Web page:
Long Ride Impressions
Now we are very conscious of the nether regions. Without going into too much detail, we did wear a certain pair of shorts once where after the ride, we had to pop something back into place! So the tightness of the shorts and this could of been a sizing issue but it did put a bit of fear into us that it would affect our ability to reproduce! Same outfit was worn although we added a Le Col base layer this time as we knew we were going into the Surrey Hills and the weather had been a mix of everything the previous day.
Off topic but the Castelli jersey felt smart. We have never brought into the brand mostly because of financial issues but the quality of the material and look really does come through. The jersey felt snug but not too much that my love handles (tried to get rid of these things for years now!) would show and affect the wind resistance of the Polartec technology.
Along for the ride were Chris and Sam who I often have trouble keeping up with on the hills or the flats! So I was keen to see if the fabrics had any affect on the ride performance. There was much climbing involved including 2 different ascents of Leith where usually I would be sweating like Jamie Vardy at a WKD closing down sale! But I never felt any sense of overheating. Usually I zip down the jersey but there was no need as the material did it's job and was wicking the sweat away and through that lovely magical scientific process of evaporation, off into the air it went!
The squeakiness of the bib shorts had thankfully disappeared too, don't think the other two would appreciate the sound of a squeaky bum every time I sat back down in the saddle. Now I 'll point it out before I am mocked on social media channels but yes the rear end does look a little bit big in the photos. Again, we would put this down to the sizing of the bib shorts and not necessarily the Polartec fabric itself. The compression feature really is for the racing cyclist. A commuter like ourselves who tops up the mileage with a longer ride at the weekend will look for comfort and durability. We do have a range of bib shorts in our draw at the moment: Endura, Planet X, Pearl Izumi and Adidas (Rio 2016 Team GB kit yet to be worn) and as we have mentioned before due to a past incident, moveability down below is on our priority list! With that said, after this long ride, everything was intact and the rear shell had a decent layer of padding to make sure there was no discomfort during the ride.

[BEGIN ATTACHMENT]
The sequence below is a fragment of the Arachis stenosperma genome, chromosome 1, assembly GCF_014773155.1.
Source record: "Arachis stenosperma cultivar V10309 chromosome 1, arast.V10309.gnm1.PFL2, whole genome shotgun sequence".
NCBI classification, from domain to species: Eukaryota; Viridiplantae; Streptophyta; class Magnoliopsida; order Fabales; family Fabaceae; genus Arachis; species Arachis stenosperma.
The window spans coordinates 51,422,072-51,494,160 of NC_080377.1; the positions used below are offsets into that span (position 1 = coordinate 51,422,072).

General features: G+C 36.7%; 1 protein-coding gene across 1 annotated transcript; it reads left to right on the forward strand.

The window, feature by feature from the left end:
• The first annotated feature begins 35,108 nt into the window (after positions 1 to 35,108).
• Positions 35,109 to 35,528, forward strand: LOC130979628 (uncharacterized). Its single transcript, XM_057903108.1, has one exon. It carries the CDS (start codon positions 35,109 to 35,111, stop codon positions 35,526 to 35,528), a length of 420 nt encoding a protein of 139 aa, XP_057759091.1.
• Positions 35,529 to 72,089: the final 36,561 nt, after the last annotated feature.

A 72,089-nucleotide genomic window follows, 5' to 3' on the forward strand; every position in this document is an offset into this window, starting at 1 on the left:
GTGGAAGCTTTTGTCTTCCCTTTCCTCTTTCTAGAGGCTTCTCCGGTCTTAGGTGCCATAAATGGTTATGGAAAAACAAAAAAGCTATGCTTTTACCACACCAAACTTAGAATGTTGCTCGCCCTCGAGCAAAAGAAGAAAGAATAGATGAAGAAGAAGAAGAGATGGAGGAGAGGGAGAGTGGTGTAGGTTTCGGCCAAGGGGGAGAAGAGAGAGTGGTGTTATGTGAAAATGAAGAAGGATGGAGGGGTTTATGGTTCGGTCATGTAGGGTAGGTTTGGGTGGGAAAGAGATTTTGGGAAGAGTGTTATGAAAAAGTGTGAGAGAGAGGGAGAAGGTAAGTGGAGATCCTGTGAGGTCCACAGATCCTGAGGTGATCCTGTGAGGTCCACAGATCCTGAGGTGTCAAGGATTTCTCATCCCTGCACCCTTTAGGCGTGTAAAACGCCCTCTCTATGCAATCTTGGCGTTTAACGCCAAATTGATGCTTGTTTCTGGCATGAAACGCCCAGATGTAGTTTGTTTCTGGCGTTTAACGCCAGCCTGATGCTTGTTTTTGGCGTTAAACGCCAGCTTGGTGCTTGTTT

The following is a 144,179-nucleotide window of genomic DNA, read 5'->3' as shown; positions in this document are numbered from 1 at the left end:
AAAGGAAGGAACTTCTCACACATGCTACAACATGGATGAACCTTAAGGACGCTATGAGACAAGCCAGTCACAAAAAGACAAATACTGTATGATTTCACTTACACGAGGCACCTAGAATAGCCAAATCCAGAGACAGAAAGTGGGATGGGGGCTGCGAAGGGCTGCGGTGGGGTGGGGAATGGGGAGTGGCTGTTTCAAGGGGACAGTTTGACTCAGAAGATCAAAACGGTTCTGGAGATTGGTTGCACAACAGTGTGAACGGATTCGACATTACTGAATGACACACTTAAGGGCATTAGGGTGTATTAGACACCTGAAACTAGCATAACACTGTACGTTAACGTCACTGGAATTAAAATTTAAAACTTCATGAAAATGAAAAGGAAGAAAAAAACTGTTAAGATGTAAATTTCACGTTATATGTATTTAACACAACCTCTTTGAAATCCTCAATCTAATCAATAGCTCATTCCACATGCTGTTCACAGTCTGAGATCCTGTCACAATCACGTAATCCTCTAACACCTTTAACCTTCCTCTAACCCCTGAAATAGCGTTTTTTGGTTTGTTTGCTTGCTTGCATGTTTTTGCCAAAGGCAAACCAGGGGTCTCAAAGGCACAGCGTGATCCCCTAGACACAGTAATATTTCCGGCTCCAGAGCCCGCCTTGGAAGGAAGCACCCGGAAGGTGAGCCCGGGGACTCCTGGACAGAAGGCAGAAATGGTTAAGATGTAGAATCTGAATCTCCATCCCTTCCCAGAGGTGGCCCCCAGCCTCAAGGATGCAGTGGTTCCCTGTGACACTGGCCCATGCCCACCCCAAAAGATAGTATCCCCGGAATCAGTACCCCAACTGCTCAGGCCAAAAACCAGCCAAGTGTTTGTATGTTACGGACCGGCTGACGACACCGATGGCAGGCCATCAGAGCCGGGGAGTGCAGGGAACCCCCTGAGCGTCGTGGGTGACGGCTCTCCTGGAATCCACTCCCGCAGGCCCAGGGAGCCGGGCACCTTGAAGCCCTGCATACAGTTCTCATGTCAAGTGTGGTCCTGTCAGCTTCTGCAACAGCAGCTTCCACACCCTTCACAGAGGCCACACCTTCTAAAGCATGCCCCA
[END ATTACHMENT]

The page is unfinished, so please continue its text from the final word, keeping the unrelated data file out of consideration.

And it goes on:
This is a review where we are not looking at value for money but proving or disproving the science behind the brand. The PowerStretch technology found on the Castelli jersey works well with the quality of the material and design and provided a refreshing level of comfort through it's sweat management incorporated in the design. The Power Shield Pro technology embedded in the RH+ bib shorts does have some question marks for us. The breathability of the fabric works, we never felt discomfort and the squeakiness morphed into grip which gave us extra confidence on the bike especially descending into tight corners. For us and it could just be the sizing but the compression feature could come down to personal preference. For a slim built rider, it might not be an issue but we have heard the 'Kim Kardashian' jokes in the past and throw in our mental scarring of nearly losing a close friend of ours (re-read article for details!), we would just be cautious when purchasing bib shorts with the Power Shield Pro enhancement. Either way, both pieces of clothing felt a level up in quality so the pros outway the cons. Next time on 'Keeping Up With notinthepeloton....!'